Germany hosts Minnesota delegation to talk renewable energy

A group of German legislators and energy experts will visit the University of Minnesota in December.

Matt Herbert

Though the United States and Germany are trying to develop similar sources of renewable energy, a delegation from Minnesota that traveled to the country said U.S. policies donâÄôt move as quickly because itâÄôs a polarized issue.

A mix of legislators, government officials, professors, researchers and energy industry personnel accompanied Lt. Gov. Yvonne Prettner Solon on a trip to Germany to discuss green energy policies in mid-November.

As part of a three-year grant that will allow annual exchanges between U.S. and German delegations, the trip was sponsored by the University of MinnesotaâÄôs Center for German and European Studies.

The group met with GermanyâÄôs Federal Ministry of Economics and Technology that is responsible for revamping green energy policies and jobs in the country.

In the last decade, Germany has been a leader among European countries in renewable energy and reducing nuclear energy. Shortly after the meltdown at JapanâÄôs Fukushima Daiichi nuclear power plant following the earthquake in March, Germany declared it would end nuclear power by 2022.

During the visit the delegation met with officials with a stake in the energy debate, including people representing GermanyâÄôs Parliament, state officials, the Ministry of Economics and Technology, environmental agencies and private energy financiers.

German officials and members of the Minnesota delegation gave presentations on renewable energy in their countries, said delegate Steve Kelley of the Humphrey School of Public Affairs.

Renewable energy sources âÄî including hydro, geothermal, solar, wind and more âÄî made up 22 percent of GermanyâÄôs energy production in 2008, according to the International Energy Agency. That number was 7 percent for the U.S. in 2008.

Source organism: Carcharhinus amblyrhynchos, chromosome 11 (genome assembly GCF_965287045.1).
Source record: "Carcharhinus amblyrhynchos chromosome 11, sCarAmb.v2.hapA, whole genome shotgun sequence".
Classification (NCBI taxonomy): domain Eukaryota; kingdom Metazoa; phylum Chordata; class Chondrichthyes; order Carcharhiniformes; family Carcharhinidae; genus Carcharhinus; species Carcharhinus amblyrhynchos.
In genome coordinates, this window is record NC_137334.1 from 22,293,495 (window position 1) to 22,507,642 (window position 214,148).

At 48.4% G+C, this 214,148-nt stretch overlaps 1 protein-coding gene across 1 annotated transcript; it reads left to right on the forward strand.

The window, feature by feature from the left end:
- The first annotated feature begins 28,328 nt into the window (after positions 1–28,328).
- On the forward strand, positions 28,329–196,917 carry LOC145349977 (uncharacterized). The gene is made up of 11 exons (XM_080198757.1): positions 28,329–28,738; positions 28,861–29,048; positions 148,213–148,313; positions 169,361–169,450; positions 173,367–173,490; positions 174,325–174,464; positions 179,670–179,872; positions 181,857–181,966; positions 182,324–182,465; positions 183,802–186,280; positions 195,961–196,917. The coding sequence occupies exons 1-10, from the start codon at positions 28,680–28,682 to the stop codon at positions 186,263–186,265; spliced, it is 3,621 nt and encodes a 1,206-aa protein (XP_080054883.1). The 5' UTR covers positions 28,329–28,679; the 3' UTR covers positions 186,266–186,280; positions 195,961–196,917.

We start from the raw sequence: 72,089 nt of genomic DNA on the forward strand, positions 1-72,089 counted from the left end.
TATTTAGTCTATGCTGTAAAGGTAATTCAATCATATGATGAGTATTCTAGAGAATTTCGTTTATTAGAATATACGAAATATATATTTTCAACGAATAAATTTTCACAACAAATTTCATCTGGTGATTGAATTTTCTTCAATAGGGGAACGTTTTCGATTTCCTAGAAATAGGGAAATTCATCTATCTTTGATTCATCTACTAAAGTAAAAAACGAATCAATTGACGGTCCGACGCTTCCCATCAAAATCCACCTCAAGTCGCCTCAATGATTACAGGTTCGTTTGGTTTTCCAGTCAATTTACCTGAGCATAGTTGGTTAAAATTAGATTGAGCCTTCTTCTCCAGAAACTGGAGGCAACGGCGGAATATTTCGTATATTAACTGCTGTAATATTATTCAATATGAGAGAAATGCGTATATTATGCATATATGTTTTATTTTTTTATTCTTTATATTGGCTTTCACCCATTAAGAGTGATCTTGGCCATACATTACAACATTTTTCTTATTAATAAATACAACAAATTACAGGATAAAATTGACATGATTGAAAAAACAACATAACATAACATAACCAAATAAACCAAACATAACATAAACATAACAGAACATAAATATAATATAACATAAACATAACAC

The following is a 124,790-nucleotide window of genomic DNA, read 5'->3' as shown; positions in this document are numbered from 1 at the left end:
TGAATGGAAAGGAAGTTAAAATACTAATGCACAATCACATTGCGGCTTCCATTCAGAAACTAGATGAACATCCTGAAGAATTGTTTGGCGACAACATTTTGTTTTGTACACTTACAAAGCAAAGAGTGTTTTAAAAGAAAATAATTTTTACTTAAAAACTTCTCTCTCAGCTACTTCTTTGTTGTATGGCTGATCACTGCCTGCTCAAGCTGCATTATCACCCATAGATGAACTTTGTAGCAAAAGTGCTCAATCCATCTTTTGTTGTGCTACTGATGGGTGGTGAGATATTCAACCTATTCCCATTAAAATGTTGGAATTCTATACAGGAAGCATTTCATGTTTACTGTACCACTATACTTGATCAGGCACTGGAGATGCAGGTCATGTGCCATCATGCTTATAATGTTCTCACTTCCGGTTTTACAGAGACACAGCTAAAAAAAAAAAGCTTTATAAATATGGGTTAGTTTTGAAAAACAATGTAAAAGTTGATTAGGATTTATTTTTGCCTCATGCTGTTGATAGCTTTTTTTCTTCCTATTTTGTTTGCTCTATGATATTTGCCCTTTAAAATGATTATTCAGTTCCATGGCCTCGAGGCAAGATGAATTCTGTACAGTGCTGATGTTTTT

In regard to renewable energy initiatives, Germany has feed-in tariffs that are similar to MinnesotaâÄôs renewable portfolio policy, Kelley said.

Right now, Germans are focusing a lot of their research on storing renewable energy âÄî a goal shared by the U.S., Kelley said.

Participant Rep. Frank Hornstein, DFL-Minneapolis, said an advanced industrialized country like Germany working toward a future in renewable energy is important.

Hornstein said Germany understands the need for renewable energy.

âÄúTheyâÄôre in problem solving mode rather than denial mode,âÄù Hornstein said. âÄú[Germans] see the challenges and question how to solve them.âÄù

He said that the German people have embraced renewable energy policies.

âÄú[Germans] donâÄôt frame the issue by impeding economic growth and costing jobs, like many in the U.S. do on the topic of climate change and energy,âÄù he said. âÄúThe German people of both parties have a consensus that they must phase out nuclear energy and replace it with renewable, more efficient energy.âÄù

Delegate Elizabeth Wilson, an assistant professor at the Humphrey School, said there will always be argument over issues of energy and climate change in the U.S.

âÄúIn Germany, there isnâÄôt the extreme polarization on energy issues, like in the United States,âÄù Wilson said. âÄúAlthough there still is some controversy over certain policies, there arenâÄôt ideologies like in the United States.âÄù

Kelley said different perspectives of government hinder how fast energy policies can move.

âÄúPolarization is a challenge in our country. We could be going as fast as Germany in implementing renewable energy standards,âÄù Kelley said.

He said that Germans have more confidence in their government to take an active role in the issue.

The German delegation will visit the UniversityâÄôs Twin Citiesand Duluth campuses Dec. 12 and 13 to see how renewable energies are used in highly industrialized sectors, said Sabine Engel with the Center for German and European Studies.

On Dec. 12, legislators and energy experts will have a panel discussion on wind and solar energy at the Humphrey School. The event is open to the public.